Chairwoman Waters Applauds World Bank Capital Increase Included In COVID-19 Stimulus Package
WASHINGTON, D.C. - After an agreement on a major World Bank Group reform package advocated for by Congresswoman Maxine Waters (D-CA), Chairwoman of the House Financial Services Committee, and memorialized in a letter from World Bank President David Malpass to Treasury Secretary Steven Mnuchin, Chairwoman Waters signaled her support to authorize the Secretary of Treasury to vote in favor of a $5.5 billion capital increase for the Bank’s private sector arm, the International Finance Corporation (IFC).
Waters supports capital increases for World Bank Group after securing commitments from the Bank on key transparency, oversight, human rights, private education, and labor reforms
The authorization was included in the massive $2 trillion coronavirus emergency spending bill that Congress passed in March and President Trump signed into law.
“President Malpass and IFC CEO Philippe Le Houérou deserve enormous credit for recognizing the importance of, and committing to, these significant reforms, which will make the World Bank Group more effective in its efforts to help low-income and vulnerable countries deal with the devastating consequences of the COVID-19 pandemic,” said Chairwoman Waters. “I also applaud President Malpass for a major labor market and worker protection reform achieved during discussions in December, which I welcome as a sign that under his leadership, the Bank will give greater attention to issues of equity and reject actions that increase the vulnerability of workers and households.”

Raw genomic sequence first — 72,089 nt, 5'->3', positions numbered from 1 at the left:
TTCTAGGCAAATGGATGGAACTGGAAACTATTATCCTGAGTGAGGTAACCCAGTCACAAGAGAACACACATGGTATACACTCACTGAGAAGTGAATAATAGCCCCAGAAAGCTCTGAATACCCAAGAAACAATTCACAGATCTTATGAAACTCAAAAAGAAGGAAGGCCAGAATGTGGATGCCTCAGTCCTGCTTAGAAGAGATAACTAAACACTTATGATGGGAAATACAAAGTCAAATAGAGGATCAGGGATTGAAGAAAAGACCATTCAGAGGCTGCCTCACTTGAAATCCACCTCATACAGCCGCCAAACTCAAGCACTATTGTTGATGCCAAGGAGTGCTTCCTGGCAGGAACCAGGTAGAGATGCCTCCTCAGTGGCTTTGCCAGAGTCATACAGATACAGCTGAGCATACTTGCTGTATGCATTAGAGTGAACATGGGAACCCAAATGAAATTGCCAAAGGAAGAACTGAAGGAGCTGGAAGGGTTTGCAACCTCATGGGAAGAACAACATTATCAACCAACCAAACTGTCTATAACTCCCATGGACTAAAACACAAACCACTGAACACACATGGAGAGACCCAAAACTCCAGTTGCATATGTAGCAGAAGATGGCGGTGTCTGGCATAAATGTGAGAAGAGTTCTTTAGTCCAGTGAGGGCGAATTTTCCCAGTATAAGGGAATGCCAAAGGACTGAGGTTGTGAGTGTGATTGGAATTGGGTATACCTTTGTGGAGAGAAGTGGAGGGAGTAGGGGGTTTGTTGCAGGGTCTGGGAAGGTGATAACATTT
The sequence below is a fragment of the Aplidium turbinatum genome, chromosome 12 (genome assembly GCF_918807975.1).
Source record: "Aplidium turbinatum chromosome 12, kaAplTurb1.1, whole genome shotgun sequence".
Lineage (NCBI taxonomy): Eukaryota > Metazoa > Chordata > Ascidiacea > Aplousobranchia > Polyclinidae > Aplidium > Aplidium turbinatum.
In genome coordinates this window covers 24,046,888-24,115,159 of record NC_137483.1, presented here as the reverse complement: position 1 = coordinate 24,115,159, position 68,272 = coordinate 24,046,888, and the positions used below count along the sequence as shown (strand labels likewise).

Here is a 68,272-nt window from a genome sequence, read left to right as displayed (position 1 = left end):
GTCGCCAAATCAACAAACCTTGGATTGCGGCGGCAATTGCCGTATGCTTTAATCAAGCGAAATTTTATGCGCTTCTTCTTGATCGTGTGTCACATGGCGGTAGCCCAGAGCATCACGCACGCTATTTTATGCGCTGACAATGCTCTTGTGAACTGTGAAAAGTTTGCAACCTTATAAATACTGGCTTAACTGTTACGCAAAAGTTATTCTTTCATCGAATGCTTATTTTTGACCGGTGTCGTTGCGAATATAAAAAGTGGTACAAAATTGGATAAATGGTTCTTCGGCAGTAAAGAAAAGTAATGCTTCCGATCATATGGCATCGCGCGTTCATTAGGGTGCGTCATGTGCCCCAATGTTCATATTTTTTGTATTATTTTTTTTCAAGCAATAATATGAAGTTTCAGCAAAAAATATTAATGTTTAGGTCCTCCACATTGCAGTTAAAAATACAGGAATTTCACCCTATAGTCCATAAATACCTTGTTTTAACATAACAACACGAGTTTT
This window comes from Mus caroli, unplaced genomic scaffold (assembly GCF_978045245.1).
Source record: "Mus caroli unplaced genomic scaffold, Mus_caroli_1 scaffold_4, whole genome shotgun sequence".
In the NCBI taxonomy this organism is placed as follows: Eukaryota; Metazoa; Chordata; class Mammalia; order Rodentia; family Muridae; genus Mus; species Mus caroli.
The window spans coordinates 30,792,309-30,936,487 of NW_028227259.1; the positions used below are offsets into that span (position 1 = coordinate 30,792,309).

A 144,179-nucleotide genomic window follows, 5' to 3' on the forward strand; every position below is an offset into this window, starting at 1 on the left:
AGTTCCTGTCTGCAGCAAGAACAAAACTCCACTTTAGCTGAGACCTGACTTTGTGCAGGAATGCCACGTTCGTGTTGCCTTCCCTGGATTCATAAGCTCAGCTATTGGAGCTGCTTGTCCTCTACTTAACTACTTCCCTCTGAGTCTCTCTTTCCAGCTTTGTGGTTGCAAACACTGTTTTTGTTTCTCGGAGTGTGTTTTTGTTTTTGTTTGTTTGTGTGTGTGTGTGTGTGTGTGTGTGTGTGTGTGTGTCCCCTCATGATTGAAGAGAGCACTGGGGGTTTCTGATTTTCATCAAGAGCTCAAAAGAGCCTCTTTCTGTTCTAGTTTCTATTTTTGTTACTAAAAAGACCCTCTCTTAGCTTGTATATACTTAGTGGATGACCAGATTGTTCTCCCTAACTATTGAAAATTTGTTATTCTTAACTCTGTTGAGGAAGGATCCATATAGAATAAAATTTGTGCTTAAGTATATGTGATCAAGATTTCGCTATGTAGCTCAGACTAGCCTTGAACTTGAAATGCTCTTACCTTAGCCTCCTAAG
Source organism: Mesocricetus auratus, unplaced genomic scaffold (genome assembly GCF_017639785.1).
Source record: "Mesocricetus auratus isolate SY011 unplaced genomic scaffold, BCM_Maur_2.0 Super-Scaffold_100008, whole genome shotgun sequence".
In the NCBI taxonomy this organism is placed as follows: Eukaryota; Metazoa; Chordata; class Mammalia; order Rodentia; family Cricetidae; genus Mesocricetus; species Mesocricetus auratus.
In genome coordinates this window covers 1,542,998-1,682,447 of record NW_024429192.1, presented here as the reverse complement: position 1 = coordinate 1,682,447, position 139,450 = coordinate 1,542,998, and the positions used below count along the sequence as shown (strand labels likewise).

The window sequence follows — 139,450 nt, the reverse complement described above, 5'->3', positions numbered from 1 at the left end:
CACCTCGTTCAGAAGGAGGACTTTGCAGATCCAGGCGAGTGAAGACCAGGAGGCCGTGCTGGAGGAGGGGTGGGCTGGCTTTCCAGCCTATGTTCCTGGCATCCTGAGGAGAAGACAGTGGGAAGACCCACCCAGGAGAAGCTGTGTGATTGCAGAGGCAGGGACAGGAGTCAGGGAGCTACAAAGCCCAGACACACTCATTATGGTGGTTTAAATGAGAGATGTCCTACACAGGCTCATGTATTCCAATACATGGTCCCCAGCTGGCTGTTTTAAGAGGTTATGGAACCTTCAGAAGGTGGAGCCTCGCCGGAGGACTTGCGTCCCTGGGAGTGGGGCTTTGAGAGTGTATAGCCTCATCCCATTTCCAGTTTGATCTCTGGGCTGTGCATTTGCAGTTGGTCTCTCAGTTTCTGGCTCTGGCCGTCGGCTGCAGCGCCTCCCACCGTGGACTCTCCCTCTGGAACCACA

Although the U.S. is not contributing any money to the IFC’s new injection of capital, the U.S. has veto power over IFC capital increases, so the agreement could not move forward without Congressional approval, and in particular, without the support of the House Financial Services Committee, which has jurisdiction over U.S. participation in the international financial institutions.
In a letter from World Bank Group President David Malpass to Treasury Secretary Mnuchin, dated March 20, 2020, which outlined the reform measures President Malpass committed to undertake, Malpass stated, “I am writing to respond to requests that the United States has made with respect to strengthening the International Finance Corporation’s (IFC) environment and social risk management, transparency and accountability. We appreciate the dialogue between your government and IFC on these important matters that will increase IFC’s effectiveness and accountability and secure the U.S.’s support for the IFC Capital Increase and related resolutions.”
The next day, Secretary Mnuchin transmitted the Malpass letter to Chairwoman Waters, noting that, “With your leadership, we have negotiated a new package of reform commitments with IFC management that will strengthen the institution and ensure that it uses its resources in ways that benefit the individuals most in need during this crisis” a reference to the recent announcement by President Malpass of an IFC-led multi-billion COVID-19 response package.
The major reform commitments include:
- greater transparency with respect to the IFC’s financial intermediary portfolio;